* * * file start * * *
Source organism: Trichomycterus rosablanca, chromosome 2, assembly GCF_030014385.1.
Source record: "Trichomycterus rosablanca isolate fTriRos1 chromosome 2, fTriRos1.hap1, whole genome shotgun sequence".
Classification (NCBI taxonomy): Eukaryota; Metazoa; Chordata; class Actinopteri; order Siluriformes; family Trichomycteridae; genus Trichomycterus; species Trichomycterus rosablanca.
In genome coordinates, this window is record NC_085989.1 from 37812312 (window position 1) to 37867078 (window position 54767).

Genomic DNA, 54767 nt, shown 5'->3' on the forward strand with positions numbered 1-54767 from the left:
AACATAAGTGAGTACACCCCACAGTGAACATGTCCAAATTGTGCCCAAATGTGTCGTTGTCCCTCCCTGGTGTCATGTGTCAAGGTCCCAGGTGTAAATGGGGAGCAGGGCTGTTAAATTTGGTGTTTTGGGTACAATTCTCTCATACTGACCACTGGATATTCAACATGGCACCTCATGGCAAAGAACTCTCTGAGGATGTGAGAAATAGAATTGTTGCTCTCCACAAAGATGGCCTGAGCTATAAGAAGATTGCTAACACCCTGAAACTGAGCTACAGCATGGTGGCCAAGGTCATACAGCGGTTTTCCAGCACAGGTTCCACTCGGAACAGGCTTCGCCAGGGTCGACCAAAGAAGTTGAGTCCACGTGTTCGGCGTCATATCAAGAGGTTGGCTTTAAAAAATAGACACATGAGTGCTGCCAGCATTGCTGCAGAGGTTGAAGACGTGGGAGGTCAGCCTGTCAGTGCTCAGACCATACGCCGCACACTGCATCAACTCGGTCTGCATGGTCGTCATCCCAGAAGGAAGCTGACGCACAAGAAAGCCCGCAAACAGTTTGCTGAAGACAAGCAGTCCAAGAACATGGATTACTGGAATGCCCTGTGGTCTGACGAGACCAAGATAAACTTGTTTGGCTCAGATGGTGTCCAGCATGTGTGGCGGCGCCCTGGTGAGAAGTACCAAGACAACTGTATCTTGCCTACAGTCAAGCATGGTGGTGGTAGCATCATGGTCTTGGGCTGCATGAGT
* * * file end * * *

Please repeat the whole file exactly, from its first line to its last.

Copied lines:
Source organism: Trichomycterus rosablanca, chromosome 2, assembly GCF_030014385.1.
Source record: "Trichomycterus rosablanca isolate fTriRos1 chromosome 2, fTriRos1.hap1, whole genome shotgun sequence".
Classification (NCBI taxonomy): Eukaryota; Metazoa; Chordata; class Actinopteri; order Siluriformes; family Trichomycteridae; genus Trichomycterus; species Trichomycterus rosablanca.
In genome coordinates, this window is record NC_085989.1 from 37812312 (window position 1) to 37867078 (window position 54767).

Genomic DNA, 54767 nt, shown 5'->3' on the forward strand with positions numbered 1-54767 from the left:
AACATAAGTGAGTACACCCCACAGTGAACATGTCCAAATTGTGCCCAAATGTGTCGTTGTCCCTCCCTGGTGTCATGTGTCAAGGTCCCAGGTGTAAATGGGGAGCAGGGCTGTTAAATTTGGTGTTTTGGGTACAATTCTCTCATACTGACCACTGGATATTCAACATGGCACCTCATGGCAAAGAACTCTCTGAGGATGTGAGAAATAGAATTGTTGCTCTCCACAAAGATGGCCTGAGCTATAAGAAGATTGCTAACACCCTGAAACTGAGCTACAGCATGGTGGCCAAGGTCATACAGCGGTTTTCCAGCACAGGTTCCACTCGGAACAGGCTTCGCCAGGGTCGACCAAAGAAGTTGAGTCCACGTGTTCGGCGTCATATCAAGAGGTTGGCTTTAAAAAATAGACACATGAGTGCTGCCAGCATTGCTGCAGAGGTTGAAGACGTGGGAGGTCAGCCTGTCAGTGCTCAGACCATACGCCGCACACTGCATCAACTCGGTCTGCATGGTCGTCATCCCAGAAGGAAGCTGACGCACAAGAAAGCCCGCAAACAGTTTGCTGAAGACAAGCAGTCCAAGAACATGGATTACTGGAATGCCCTGTGGTCTGACGAGACCAAGATAAACTTGTTTGGCTCAGATGGTGTCCAGCATGTGTGGCGGCGCCCTGGTGAGAAGTACCAAGACAACTGTATCTTGCCTACAGTCAAGCATGGTGGTGGTAGCATCATGGTCTTGGGCTGCATGAGT